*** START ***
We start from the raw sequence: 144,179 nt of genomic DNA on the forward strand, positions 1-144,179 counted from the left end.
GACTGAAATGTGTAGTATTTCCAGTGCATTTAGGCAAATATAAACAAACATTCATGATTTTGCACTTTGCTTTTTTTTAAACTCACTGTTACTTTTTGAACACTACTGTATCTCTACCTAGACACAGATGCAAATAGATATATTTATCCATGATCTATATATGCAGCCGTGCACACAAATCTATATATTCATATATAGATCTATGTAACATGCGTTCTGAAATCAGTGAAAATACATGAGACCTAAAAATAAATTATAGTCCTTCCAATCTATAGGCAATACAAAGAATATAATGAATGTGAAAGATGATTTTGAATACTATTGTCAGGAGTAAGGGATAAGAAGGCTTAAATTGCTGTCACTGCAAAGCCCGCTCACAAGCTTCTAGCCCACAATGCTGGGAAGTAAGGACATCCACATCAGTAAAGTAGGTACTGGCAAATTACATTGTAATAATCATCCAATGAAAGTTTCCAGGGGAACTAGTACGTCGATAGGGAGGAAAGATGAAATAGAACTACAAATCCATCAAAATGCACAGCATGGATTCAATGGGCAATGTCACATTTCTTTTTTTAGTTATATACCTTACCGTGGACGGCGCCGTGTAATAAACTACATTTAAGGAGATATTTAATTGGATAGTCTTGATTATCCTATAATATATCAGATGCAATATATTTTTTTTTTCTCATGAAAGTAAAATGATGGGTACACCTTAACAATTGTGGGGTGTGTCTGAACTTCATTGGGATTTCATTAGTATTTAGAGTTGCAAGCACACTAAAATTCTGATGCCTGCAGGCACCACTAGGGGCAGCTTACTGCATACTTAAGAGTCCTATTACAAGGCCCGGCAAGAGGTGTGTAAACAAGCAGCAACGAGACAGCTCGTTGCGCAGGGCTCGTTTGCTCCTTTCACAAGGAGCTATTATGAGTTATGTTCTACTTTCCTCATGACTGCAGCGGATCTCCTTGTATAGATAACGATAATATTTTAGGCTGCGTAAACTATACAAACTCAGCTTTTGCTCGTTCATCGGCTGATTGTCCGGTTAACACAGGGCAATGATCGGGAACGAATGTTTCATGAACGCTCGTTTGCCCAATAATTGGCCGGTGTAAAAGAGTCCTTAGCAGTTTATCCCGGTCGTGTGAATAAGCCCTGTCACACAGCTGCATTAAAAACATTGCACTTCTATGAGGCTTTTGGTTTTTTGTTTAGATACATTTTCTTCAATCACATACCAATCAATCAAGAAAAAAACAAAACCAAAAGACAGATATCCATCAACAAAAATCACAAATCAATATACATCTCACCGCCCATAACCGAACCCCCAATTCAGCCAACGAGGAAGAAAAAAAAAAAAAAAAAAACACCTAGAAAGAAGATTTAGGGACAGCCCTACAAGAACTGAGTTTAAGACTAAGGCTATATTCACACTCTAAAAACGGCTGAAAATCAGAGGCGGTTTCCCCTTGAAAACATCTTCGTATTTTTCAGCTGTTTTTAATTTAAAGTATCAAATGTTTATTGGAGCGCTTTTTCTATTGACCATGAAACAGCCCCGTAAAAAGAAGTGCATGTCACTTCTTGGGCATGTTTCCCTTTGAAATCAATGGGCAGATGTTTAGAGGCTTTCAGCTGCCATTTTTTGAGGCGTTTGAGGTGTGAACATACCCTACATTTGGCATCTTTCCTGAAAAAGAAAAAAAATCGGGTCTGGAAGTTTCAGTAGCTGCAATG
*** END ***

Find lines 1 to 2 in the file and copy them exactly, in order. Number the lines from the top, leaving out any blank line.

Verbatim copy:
We start from the raw sequence: 144,179 nt of genomic DNA on the forward strand, positions 1-144,179 counted from the left end.
GACTGAAATGTGTAGTATTTCCAGTGCATTTAGGCAAATATAAACAAACATTCATGATTTTGCACTTTGCTTTTTTTTAAACTCACTGTTACTTTTTGAACACTACTGTATCTCTACCTAGACACAGATGCAAATAGATATATTTATCCATGATCTATATATGCAGCCGTGCACACAAATCTATATATTCATATATAGATCTATGTAACATGCGTTCTGAAATCAGTGAAAATACATGAGACCTAAAAATAAATTATAGTCCTTCCAATCTATAGGCAATACAAAGAATATAATGAATGTGAAAGATGATTTTGAATACTATTGTCAGGAGTAAGGGATAAGAAGGCTTAAATTGCTGTCACTGCAAAGCCCGCTCACAAGCTTCTAGCCCACAATGCTGGGAAGTAAGGACATCCACATCAGTAAAGTAGGTACTGGCAAATTACATTGTAATAATCATCCAATGAAAGTTTCCAGGGGAACTAGTACGTCGATAGGGAGGAAAGATGAAATAGAACTACAAATCCATCAAAATGCACAGCATGGATTCAATGGGCAATGTCACATTTCTTTTTTTAGTTATATACCTTACCGTGGACGGCGCCGTGTAATAAACTACATTTAAGGAGATATTTAATTGGATAGTCTTGATTATCCTATAATATATCAGATGCAATATATTTTTTTTTTCTCATGAAAGTAAAATGATGGGTACACCTTAACAATTGTGGGGTGTGTCTGAACTTCATTGGGATTTCATTAGTATTTAGAGTTGCAAGCACACTAAAATTCTGATGCCTGCAGGCACCACTAGGGGCAGCTTACTGCATACTTAAGAGTCCTATTACAAGGCCCGGCAAGAGGTGTGTAAACAAGCAGCAACGAGACAGCTCGTTGCGCAGGGCTCGTTTGCTCCTTTCACAAGGAGCTATTATGAGTTATGTTCTACTTTCCTCATGACTGCAGCGGATCTCCTTGTATAGATAACGATAATATTTTAGGCTGCGTAAACTATACAAACTCAGCTTTTGCTCGTTCATCGGCTGATTGTCCGGTTAACACAGGGCAATGATCGGGAACGAATGTTTCATGAACGCTCGTTTGCCCAATAATTGGCCGGTGTAAAAGAGTCCTTAGCAGTTTATCCCGGTCGTGTGAATAAGCCCTGTCACACAGCTGCATTAAAAACATTGCACTTCTATGAGGCTTTTGGTTTTTTGTTTAGATACATTTTCTTCAATCACATACCAATCAATCAAGAAAAAAACAAAACCAAAAGACAGATATCCATCAACAAAAATCACAAATCAATATACATCTCACCGCCCATAACCGAACCCCCAATTCAGCCAACGAGGAAGAAAAAAAAAAAAAAAAAAACACCTAGAAAGAAGATTTAGGGACAGCCCTACAAGAACTGAGTTTAAGACTAAGGCTATATTCACACTCTAAAAACGGCTGAAAATCAGAGGCGGTTTCCCCTTGAAAACATCTTCGTATTTTTCAGCTGTTTTTAATTTAAAGTATCAAATGTTTATTGGAGCGCTTTTTCTATTGACCATGAAACAGCCCCGTAAAAAGAAGTGCATGTCACTTCTTGGGCATGTTTCCCTTTGAAATCAATGGGCAGATGTTTAGAGGCTTTCAGCTGCCATTTTTTGAGGCGTTTGAGGTGTGAACATACCCTACATTTGGCATCTTTCCTGAAAAAGAAAAAAAATCGGGTCTGGAAGTTTCAGTAGCTGCAATG